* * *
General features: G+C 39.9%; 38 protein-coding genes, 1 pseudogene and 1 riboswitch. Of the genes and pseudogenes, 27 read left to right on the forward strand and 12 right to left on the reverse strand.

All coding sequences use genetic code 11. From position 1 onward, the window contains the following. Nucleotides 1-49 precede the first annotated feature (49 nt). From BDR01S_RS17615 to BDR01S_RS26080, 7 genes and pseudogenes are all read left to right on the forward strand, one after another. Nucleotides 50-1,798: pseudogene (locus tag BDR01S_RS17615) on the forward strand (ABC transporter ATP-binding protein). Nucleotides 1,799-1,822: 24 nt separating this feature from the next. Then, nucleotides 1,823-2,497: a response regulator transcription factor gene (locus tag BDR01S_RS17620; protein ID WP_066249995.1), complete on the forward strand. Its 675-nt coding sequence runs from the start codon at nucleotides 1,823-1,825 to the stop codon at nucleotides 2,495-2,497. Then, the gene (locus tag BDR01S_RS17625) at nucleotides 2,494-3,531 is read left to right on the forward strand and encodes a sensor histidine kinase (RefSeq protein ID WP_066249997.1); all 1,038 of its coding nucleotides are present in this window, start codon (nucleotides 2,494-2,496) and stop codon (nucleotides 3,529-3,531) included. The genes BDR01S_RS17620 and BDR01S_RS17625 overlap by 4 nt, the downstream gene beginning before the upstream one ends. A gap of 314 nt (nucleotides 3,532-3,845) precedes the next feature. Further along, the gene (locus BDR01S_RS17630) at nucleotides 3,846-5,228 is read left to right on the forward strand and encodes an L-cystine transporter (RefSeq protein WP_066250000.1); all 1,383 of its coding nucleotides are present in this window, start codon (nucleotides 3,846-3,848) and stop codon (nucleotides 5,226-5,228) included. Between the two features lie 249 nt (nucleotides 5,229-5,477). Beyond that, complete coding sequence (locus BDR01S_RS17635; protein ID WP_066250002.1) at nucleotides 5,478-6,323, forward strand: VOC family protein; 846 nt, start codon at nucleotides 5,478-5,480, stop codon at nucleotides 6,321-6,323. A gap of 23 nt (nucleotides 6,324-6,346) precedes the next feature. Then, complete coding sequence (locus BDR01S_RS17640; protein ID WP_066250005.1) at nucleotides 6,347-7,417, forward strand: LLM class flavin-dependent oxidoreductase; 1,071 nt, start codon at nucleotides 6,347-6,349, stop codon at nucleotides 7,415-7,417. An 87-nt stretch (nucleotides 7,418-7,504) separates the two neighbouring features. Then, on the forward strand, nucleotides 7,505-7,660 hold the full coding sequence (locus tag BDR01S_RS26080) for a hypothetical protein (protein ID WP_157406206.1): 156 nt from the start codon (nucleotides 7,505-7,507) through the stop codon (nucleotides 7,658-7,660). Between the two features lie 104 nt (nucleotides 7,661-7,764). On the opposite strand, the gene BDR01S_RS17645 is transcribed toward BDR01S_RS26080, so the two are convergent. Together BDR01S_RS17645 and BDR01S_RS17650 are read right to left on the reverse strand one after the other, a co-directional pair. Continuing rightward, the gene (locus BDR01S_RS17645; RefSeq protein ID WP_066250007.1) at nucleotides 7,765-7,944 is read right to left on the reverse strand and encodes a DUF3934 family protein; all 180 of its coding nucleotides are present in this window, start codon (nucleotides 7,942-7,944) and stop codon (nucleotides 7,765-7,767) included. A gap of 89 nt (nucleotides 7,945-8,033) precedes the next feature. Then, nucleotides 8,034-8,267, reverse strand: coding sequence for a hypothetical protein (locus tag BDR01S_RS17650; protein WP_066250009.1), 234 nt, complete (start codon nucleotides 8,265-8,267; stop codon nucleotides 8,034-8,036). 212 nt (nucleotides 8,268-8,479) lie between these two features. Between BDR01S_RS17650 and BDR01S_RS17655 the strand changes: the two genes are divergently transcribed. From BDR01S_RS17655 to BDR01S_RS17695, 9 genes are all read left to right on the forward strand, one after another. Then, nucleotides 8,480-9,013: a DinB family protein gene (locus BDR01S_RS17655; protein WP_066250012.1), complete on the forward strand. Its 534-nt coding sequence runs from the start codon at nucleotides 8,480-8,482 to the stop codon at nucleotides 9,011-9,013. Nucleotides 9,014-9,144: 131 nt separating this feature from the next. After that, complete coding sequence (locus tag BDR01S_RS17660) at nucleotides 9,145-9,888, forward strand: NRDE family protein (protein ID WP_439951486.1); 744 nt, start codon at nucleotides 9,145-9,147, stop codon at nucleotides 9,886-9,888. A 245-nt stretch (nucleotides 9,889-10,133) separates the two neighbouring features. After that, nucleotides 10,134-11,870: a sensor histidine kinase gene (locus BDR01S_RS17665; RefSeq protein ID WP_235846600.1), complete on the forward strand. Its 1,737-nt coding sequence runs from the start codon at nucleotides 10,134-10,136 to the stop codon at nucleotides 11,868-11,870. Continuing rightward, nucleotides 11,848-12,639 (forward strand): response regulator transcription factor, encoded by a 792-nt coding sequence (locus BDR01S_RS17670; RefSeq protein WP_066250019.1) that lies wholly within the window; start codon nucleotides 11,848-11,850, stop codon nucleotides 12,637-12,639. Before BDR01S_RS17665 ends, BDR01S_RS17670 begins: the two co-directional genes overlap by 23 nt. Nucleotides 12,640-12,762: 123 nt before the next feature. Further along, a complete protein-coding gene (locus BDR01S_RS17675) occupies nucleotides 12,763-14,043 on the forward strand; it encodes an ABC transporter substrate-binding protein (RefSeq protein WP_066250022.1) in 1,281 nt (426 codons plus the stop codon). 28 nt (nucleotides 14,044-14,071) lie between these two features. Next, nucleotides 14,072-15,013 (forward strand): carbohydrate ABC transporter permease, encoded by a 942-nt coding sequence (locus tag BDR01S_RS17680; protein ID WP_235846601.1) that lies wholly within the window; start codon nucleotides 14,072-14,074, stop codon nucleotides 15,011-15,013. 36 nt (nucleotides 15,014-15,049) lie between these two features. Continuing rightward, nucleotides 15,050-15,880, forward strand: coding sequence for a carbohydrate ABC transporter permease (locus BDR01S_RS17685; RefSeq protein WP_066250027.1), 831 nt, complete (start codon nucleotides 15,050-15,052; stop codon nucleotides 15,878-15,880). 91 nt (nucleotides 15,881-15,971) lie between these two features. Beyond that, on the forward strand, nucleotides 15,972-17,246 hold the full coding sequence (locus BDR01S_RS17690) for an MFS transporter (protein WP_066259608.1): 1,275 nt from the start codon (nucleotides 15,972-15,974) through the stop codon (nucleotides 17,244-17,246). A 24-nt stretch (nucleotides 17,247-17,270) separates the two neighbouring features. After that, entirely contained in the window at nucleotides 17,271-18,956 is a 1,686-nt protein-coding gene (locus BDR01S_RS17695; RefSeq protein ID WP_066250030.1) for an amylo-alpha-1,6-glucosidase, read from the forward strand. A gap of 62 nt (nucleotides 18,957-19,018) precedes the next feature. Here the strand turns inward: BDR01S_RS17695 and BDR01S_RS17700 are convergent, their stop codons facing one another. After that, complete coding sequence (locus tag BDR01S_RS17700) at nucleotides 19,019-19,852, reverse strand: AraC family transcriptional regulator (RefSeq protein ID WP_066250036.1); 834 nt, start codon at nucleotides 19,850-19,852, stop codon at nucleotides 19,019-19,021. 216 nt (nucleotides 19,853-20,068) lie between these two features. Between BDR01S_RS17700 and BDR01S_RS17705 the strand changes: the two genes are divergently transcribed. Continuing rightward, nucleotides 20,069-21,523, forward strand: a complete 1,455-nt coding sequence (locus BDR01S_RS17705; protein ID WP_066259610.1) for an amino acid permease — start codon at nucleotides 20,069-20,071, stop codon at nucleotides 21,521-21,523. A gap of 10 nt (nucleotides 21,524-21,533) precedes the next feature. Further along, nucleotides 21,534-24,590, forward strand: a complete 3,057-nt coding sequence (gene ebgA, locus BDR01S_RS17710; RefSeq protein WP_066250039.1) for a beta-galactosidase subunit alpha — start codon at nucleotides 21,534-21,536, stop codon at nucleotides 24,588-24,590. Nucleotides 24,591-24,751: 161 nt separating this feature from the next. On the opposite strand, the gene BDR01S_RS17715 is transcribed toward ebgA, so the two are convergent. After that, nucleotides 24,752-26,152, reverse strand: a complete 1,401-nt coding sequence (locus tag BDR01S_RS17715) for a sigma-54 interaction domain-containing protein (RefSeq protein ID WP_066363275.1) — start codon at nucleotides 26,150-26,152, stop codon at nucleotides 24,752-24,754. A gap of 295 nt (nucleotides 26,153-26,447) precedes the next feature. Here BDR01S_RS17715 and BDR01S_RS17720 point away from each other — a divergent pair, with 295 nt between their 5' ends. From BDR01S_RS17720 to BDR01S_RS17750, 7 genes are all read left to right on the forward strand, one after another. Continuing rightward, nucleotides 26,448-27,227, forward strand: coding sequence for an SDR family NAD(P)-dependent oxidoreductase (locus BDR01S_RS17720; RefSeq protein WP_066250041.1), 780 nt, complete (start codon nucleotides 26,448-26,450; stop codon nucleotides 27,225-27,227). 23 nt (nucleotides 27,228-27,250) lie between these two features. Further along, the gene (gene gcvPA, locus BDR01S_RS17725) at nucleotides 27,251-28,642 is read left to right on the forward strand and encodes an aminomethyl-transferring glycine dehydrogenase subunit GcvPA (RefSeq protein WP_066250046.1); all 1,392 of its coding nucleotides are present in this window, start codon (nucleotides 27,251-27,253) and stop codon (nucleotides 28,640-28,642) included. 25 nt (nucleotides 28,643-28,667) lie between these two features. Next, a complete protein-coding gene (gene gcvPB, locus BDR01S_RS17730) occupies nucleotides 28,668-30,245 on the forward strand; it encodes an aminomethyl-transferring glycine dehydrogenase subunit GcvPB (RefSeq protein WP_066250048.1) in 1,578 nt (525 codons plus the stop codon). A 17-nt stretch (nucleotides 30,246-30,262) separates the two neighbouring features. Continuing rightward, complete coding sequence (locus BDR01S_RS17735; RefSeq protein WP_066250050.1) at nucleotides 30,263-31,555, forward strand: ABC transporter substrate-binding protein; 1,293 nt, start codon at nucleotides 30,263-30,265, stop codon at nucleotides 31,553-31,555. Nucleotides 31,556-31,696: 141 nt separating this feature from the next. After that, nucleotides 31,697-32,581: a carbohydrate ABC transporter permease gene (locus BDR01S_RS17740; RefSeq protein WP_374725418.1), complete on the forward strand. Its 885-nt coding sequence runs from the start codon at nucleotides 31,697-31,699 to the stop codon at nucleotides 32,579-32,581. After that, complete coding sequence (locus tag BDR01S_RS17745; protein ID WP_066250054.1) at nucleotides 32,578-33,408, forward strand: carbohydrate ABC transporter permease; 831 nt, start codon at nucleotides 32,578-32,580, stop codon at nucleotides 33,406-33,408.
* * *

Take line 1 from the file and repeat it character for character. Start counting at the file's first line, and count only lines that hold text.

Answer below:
General features: G+C 39.9%; 38 protein-coding genes, 1 pseudogene and 1 riboswitch. Of the genes and pseudogenes, 27 read left to right on the forward strand and 12 right to left on the reverse strand.